Green Dirt Farm hosted a KC Ale Trail beer dinner on October 31st with Chef Craig Howard of Howard’s Grocery, Cafe and Catering, and myself as guest speaker. ReGina Cruse of Green Dirt Farm, Craig and I worked together to plan this end of harvest event and cross-promote the farm’s cheeses, my book, local breweries and beer, and Craig’s new cafe.
The evening turned out to be beautiful with a crisp chill in the air and clear skies. The barn was heated and cozy and the family-style dining table was set. Musical duo Victor and Penny arrived and set up to perform acoustic sets before and after the beer dinner. Their charming sound created a perfect relaxing backdrop for the event.
Craig and his assistant Allison Muller busied themselves setting up an outdoor kitchen to finish preparation of the four-course meal. Once all of the guests arrived and visited a small flock of sheep grazing nearby, the group settled at the table. After introductions and a welcome by farm owner Sarah Hoffmann, I shared some back story on the making of KC Ale Trail, why I wrote the book, and the “grueling” beer research behind the effort.
Soon, we launched into the first course. Servers brought out plates of flatbread topped with Ruby cheese, pea shoots, carrots, and sweet potato. Ruby is a new cheese from the farm made of 100-percent cow’s milk. The cheese is buttery, tangy and floral. According to ReGina, it has been washed for the first two weeks of its life and then grows a beautiful powdery bloom. The cow’s milk is sourced from Jerry Miller and his family who live in Stanberry, Mo.
I chose to pair this dish with Boulevard Brewing’s Tank 7, a Farmhouse Ale style with a floral and citrus-y hops nose. The flavor begins with a soft, sweet maltiness and a brief finish of hops bitterness and citrus-y grapefruit. I felt the floral aroma of the beer would match the aroma and tanginess of the cheese while the malt would complement the flatbread.
For the second course, Craig prepared a butternut squash soup that matched the spirit of the fall season. The soup was garnished with sauteed local greens, local bacon, pepitas, and fresh cheese from Green Dirt Farm. The cheese is soft, crumbly and mild-tasting. I decided on Free State Brewing’s Oktoberfest for this course, a seasonal beer with a solid balance of caramel notes from malts countered by a touch of hops bitterness on the finish. The pairing worked quite well, underscoring the seasonal nature of both food and drink that both farmers and brewers honor year-round.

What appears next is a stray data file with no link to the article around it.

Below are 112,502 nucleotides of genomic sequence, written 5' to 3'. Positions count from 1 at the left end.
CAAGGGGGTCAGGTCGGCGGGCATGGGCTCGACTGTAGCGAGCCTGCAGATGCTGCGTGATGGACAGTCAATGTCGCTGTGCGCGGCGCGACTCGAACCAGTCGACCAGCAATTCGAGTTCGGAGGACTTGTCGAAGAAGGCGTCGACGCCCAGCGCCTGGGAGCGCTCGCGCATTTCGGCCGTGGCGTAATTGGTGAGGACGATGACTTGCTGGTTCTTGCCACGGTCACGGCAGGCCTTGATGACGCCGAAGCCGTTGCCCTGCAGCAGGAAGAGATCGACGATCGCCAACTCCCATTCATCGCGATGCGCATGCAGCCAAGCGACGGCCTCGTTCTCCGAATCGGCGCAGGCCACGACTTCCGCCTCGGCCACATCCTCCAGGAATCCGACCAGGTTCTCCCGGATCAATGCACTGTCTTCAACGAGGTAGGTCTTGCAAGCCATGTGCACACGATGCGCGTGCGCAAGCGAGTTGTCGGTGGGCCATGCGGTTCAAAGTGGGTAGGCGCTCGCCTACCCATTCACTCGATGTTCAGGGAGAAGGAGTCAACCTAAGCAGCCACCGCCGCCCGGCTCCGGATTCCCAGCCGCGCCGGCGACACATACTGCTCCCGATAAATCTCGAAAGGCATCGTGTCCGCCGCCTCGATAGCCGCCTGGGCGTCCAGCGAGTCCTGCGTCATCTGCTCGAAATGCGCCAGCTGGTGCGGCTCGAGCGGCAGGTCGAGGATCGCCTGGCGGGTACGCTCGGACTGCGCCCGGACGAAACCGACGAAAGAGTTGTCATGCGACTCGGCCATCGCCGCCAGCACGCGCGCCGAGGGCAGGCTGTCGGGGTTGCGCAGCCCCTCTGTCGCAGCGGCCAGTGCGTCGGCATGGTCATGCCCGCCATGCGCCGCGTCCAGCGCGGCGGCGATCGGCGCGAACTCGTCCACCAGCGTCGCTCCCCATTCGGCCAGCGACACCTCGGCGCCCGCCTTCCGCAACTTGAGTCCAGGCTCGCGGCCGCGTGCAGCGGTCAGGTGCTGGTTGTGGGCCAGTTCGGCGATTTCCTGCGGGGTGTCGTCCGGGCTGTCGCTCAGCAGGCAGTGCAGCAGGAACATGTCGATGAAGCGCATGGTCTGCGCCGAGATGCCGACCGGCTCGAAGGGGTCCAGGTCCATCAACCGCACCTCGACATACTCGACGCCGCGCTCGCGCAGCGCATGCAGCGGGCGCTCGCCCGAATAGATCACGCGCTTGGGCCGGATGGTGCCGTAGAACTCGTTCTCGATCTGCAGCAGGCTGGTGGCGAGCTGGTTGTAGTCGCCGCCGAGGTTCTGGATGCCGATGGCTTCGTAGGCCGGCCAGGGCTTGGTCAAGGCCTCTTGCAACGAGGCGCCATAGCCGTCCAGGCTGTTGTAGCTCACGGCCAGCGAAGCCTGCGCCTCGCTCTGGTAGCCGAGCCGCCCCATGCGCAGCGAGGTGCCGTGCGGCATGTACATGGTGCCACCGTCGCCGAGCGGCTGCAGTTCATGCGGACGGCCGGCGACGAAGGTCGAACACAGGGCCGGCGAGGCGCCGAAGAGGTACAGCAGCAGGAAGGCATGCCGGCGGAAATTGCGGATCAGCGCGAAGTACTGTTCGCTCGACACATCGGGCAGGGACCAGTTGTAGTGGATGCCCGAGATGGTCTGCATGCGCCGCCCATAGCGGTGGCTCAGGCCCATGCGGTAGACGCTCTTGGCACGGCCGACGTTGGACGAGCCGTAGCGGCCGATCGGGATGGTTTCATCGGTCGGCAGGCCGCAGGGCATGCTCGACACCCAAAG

Next, the main course of ground lamb burger on Farm to Market buns included Green Dirt Farm’s Prairie Tomme cheese, ale caramelized onions, eggplant bacon, pickles, and sides of marinated vegetables and crispy potato with preserved tomato. Craig Howard excels at using and preparing a variety of local and regional ingredients with different cooking techniques. This dish was an elevated play on pub fare – a burger with cheese and potatoes.
In that spirit, the light-bodied Pub Ale from Tallgrass Brewing made sense at a match-up. This lower-alcohol session beer was made for knocking back one or three with this type of food. Craig just turned up the creativity and flavors. This beer’s malt profile jumps out with caramel flavor. It was a popular pairing and course for guests that came from Dallas, Kansas City and outside of Lawrence and Blue Springs.
Gradually, our bellies were getting full. We did save room for the dessert course of devil’s food cake loaded with Tuffet cheese and candied pecans, plus a drizzle of red currant sauce. This rich chocolate-laden cake and the dense cream cheese-like texture of the Tuffet needed a bold beer to anchor the pairing. Rather than a chocolate milk stout, I opted for Mother’s Brewing Winter Grind, a coffee stout that distinctly tastes like a strong, robust cup of joe. I’m glad I chose a coffee-infused beer rather than one with chocolate. The latter might have been too much for the cake.
I enjoyed chatting with the diverse group of people with different backgrounds, ages, and familiarity with local craft beer. We wound down the night with more music from Victor and Penny. Some guests loaded up on Green Dirt Farm’s cheeses to take home. The Royals were competing in Game 4 of the World Series against the NY Mets and would later win the match 5–3. Most fans in attendance at the dinner made haste to head home or somewhere to catch the game.
Overall, the dinner was a smashing success – a perfect union of local food, drink, and music. I was pleased to partner with and cross-promote a local farmer, brewers, and music act all in one setting. I left with a full belly but wish I could have stayed longer near a campfire, sipping on a seasonal beer and letting the last hours of Halloween slip by as the night grew dark and cold.
If able, we might set up a similar event in the the first or second quarter of 2016. It would be interesting to see how we can pair seasonal spring craft beers with sheep’s milk cheeses. The cheeses will have subtly different tastes and aroma from the terroir and diet of the sheep. Until then, it was time to head back to Kansas City on the Ale Trail.